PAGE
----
Staying hydrated in these hot summer months is extremely important. Adequate hydration is often overlooked by those visiting the area and the effects of dehydration can hit you fast. Hint – the ice in your cocktail on the rocks is not enough to keep you hydrated!
Drink before you feel thirsty
Once you feel thirsty, you are already dehydrated. Your brain won’t be working as efficiently and your body may feel exhausted. Drinking water regularly will prevent you from feeling thirsty and suffering these effects. Due to the high humidity here, you won’t have tell-tale signs like dry lips as you would in a dry, hot climate.
Water over sugar or alcohol
OK, so you also want to have fun and enjoy your cocktail on the beach, try alternating each drink with water to hydrate between drinks. Instead of soda (or diet soda) or fruit syrups in your cocktails, try agua mineral. Limit sugary sodas for children and encourage them to drink water regularly too.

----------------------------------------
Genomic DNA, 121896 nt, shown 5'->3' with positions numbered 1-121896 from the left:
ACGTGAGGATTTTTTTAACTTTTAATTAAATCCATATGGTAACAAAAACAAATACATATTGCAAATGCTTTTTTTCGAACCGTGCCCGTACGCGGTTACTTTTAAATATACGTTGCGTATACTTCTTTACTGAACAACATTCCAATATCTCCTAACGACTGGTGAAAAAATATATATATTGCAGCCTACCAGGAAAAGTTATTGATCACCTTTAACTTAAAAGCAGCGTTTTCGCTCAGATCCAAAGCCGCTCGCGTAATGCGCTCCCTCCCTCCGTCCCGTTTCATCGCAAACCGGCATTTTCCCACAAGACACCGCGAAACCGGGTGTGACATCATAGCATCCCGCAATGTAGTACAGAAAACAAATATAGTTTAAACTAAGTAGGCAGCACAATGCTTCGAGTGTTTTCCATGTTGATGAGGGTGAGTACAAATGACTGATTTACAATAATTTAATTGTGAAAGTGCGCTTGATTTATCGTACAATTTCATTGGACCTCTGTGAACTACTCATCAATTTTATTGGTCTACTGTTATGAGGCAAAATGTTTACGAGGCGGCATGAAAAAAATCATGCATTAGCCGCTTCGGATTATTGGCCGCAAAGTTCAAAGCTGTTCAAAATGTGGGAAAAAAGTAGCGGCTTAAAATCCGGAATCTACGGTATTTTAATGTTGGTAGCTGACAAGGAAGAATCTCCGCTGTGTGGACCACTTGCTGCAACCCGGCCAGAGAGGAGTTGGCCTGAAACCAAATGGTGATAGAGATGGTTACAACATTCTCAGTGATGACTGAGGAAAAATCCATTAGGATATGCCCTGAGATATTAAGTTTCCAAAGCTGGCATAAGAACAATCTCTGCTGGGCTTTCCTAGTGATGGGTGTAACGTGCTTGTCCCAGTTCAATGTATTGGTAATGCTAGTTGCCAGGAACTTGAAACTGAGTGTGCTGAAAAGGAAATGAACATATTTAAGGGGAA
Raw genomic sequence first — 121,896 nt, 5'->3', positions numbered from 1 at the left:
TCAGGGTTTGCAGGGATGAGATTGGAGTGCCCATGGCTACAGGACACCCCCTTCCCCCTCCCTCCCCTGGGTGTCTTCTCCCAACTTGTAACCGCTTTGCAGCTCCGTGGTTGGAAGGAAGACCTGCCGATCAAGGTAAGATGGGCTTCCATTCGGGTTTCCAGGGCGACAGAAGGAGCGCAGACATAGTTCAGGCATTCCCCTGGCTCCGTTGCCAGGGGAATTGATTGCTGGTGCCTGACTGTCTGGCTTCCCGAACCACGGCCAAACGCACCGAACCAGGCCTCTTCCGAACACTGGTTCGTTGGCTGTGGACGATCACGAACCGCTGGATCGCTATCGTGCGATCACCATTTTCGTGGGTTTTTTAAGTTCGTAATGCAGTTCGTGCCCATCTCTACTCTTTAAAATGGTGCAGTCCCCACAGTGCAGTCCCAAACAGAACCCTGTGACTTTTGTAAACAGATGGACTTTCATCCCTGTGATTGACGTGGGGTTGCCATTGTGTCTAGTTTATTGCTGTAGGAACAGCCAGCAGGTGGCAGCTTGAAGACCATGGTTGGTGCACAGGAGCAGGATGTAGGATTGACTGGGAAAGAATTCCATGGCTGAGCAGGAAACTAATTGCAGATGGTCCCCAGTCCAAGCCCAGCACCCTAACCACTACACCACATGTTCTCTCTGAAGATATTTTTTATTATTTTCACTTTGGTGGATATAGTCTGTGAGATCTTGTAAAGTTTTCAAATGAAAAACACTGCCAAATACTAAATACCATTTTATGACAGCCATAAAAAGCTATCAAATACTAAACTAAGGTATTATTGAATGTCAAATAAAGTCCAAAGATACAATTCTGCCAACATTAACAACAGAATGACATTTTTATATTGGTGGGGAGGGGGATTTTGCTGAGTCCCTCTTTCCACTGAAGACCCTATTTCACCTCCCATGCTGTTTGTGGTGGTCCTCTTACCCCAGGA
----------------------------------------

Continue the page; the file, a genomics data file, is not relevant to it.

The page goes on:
Keep water with you
Ideally, use a washable, refillable bottle to help reduce plastic waste. Most bars and restaurants will also serve drinking water (agua de garrafon) free of charge while you’re eating or drinking at their establishment. Some restaurants in Playa don’t like doing this; out of principle I then avoid these places – drinking water should be free to all.
Flavor your water
If you are one of those people who needs flavor and doesn’t enjoy plain water, infuse your water with fruits and herbs of your choice to make it more interesting and enjoyable. Here in Playa we are lucky enough to have an abundant supply of low-cost coconut water. Agua de coco will hydrate you and replenish electrolytes and minerals; choose this over a sports or vitamin drink full of sugar.
Eat your water
So many fruits and vegetables are great sources of hydration, not to mention the host of other health benefits they provide: cucumber, carrot, radish, watermelon, papaya, pineapple, grapes, kiwi, etc. Drink up!
Spa, Wellness & Lifestyle Expert, Spa Consultant and Founder of Spa & Wellness MexiCaribe magazine